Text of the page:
GHS provides a consistent way to determine the hazards of substances and mixtures (preparations) and a standardized presentation of these hazards. The outcome of a GHS hazard determination may include:
- GHS Hazard Statements and hazard Classes and Categories
- GHS Precautionary Statements
- GHS Hazard Pictograms (symbols)
- GHS Signal Words
This approach to classification is very similar to the earlier EU Risk and Safety Phrase approach used in their DPD regulation, where the new GHS Hazard Statements are somewhat equivalent to the now obsolete EU Risk Phrases and GHS Precautionary Statements perform the same duty as EU Safety Phrases.
For many hazards, GHS Hazard Statements are assigned directly to pure substances to identify a specific hazard. For example, for a substance which has Acute Toxicity may be assigned an Acute Toxicity statement if the toxicity is high enough. For example, a substance with a toxicological lethal dose value (LD50 oral) between 50 and 300 mg/kg would be assigned:
- H301 Toxic if swallowed, Acute Toxicity, oral, category 3
For mixtures, it is a bit more complicated as the many hazards of the mixture are determined (in most cases) from a combination of the substance hazards.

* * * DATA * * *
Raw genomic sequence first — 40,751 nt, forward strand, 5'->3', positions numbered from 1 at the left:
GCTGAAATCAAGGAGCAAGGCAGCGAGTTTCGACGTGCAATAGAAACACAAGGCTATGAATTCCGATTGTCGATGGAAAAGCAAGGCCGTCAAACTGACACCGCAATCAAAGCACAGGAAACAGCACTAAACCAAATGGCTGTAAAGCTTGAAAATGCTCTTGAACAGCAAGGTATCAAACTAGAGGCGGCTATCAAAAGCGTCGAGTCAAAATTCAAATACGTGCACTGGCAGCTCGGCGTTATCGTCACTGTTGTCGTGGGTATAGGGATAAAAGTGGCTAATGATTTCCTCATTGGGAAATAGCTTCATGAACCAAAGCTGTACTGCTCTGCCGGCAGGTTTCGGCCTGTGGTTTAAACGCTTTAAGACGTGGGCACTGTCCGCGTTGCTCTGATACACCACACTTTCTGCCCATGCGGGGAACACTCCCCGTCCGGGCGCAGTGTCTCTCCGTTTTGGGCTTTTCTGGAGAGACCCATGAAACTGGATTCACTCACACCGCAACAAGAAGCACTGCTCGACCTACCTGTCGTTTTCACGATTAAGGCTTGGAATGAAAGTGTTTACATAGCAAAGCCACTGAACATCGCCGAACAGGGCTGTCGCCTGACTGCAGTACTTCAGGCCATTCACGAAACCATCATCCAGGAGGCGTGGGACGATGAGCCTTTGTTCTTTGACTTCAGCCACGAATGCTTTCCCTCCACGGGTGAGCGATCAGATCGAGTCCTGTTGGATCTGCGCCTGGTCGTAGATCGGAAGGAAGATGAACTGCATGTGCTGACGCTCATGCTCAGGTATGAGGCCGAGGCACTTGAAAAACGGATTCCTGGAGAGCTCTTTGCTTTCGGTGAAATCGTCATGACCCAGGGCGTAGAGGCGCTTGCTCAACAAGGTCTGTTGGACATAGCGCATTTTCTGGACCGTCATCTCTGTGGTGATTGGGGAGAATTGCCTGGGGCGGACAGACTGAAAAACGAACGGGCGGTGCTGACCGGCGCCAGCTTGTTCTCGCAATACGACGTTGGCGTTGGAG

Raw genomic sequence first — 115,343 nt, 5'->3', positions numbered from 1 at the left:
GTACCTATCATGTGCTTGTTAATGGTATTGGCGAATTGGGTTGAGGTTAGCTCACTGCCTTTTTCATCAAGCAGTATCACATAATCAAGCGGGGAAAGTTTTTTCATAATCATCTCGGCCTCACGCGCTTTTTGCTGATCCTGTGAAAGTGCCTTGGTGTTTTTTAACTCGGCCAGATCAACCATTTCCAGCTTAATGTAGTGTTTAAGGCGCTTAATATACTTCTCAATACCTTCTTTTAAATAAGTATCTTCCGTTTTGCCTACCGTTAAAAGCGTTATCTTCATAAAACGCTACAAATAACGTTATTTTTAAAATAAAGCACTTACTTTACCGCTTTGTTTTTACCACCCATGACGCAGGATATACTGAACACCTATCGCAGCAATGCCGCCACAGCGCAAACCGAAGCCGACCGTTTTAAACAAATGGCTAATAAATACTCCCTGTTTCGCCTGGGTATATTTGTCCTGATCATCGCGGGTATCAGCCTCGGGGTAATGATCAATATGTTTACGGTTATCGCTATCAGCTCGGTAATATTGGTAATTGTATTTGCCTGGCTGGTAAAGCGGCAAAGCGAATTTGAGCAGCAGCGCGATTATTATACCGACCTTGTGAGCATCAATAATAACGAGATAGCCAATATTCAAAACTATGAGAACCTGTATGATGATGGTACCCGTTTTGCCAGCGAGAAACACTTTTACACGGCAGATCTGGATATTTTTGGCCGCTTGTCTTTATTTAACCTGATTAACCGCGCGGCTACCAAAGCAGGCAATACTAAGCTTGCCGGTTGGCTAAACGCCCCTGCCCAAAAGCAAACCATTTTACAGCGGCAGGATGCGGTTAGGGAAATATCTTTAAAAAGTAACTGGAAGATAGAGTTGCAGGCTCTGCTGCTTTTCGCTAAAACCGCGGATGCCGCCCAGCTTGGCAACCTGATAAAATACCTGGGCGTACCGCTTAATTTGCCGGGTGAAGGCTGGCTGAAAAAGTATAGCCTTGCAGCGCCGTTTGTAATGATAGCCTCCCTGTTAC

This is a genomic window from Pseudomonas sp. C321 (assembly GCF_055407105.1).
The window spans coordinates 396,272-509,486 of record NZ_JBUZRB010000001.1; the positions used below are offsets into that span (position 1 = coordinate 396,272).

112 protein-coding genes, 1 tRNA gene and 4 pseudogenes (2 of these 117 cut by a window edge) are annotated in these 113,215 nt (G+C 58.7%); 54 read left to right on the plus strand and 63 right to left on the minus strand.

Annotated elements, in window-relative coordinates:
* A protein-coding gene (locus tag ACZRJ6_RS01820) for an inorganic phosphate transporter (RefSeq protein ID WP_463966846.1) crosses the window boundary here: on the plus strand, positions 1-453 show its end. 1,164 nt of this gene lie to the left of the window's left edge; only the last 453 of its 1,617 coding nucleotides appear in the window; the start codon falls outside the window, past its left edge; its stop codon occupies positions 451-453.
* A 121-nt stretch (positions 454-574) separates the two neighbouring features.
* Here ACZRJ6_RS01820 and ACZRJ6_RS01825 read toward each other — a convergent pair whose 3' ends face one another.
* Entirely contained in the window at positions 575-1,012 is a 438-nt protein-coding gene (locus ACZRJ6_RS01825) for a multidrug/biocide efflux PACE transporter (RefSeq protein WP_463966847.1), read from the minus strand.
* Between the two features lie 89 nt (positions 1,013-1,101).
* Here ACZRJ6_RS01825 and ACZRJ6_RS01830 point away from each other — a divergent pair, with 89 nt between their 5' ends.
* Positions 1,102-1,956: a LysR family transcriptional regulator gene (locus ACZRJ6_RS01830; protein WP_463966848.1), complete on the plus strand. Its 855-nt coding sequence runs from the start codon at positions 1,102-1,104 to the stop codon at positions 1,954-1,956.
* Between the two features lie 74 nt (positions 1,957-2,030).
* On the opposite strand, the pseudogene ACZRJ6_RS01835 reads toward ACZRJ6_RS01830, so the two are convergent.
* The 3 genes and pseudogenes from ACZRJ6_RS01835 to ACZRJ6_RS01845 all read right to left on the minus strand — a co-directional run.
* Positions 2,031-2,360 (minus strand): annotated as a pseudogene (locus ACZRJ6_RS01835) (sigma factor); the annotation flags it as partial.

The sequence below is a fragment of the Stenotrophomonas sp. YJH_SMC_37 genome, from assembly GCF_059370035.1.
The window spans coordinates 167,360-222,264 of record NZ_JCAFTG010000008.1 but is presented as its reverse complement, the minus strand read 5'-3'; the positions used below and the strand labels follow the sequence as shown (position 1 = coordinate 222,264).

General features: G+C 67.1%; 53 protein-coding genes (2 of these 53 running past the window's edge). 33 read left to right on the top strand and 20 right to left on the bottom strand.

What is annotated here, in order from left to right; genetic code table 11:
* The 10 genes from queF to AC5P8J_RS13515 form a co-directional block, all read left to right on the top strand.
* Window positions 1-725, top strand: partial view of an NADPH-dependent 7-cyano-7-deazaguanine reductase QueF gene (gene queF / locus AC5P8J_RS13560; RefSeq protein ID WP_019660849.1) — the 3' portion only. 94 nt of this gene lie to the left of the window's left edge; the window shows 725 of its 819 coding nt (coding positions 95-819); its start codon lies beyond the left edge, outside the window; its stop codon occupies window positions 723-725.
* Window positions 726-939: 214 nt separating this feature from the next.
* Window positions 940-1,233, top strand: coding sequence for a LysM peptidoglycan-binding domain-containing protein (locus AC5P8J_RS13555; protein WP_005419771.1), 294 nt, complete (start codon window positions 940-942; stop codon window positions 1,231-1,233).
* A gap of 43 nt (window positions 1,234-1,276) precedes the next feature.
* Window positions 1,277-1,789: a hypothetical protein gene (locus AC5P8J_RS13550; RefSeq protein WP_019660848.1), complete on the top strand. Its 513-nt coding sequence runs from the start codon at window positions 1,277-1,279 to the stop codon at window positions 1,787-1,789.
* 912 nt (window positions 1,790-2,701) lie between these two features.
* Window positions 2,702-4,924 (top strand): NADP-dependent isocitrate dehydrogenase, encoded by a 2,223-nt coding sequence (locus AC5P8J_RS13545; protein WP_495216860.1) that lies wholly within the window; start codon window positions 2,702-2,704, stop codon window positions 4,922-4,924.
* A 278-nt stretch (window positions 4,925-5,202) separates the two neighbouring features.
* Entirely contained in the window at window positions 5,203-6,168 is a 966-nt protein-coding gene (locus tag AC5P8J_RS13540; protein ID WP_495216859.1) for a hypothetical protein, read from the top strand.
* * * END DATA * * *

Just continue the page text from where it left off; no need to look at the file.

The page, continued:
In GHS, there are three major methods used to calculate the hazards of a mixture. First, for a mixture which contains acute toxins, the contributing substance toxicological values are “averaged” using a calculation called the Acute Toxicity Estimate (ATE). If the resulting “average” falls within a hazardous range, then the mixture is classified with the appropriate GHS Acute Toxicity hazard statement. Next, for many other health hazards (carcinogenicity, reproductive toxicity, eye irritation, aquatic hazards, etc.), the mixture is classified based upon corresponding hazard statements entered on the substances contained within the mixture. So, for example, if the mixture contains a substance marked for “Carcinogenicity, category 2” at above 0.1 weight % (the “threshold value” for this hazard), then the mixture is also classified for this hazard. Third, for many, mostly physical hazards, like flammability, explosivity, corrosivity, etc. the physical characteristics of the mixture are used to determine the hazard independent of the mixture’s composition. For example, the mixtures flash point and boiling point are used to determine the mixtures flammability, and the pH of the mixture can determine whether the mixture is corrosive.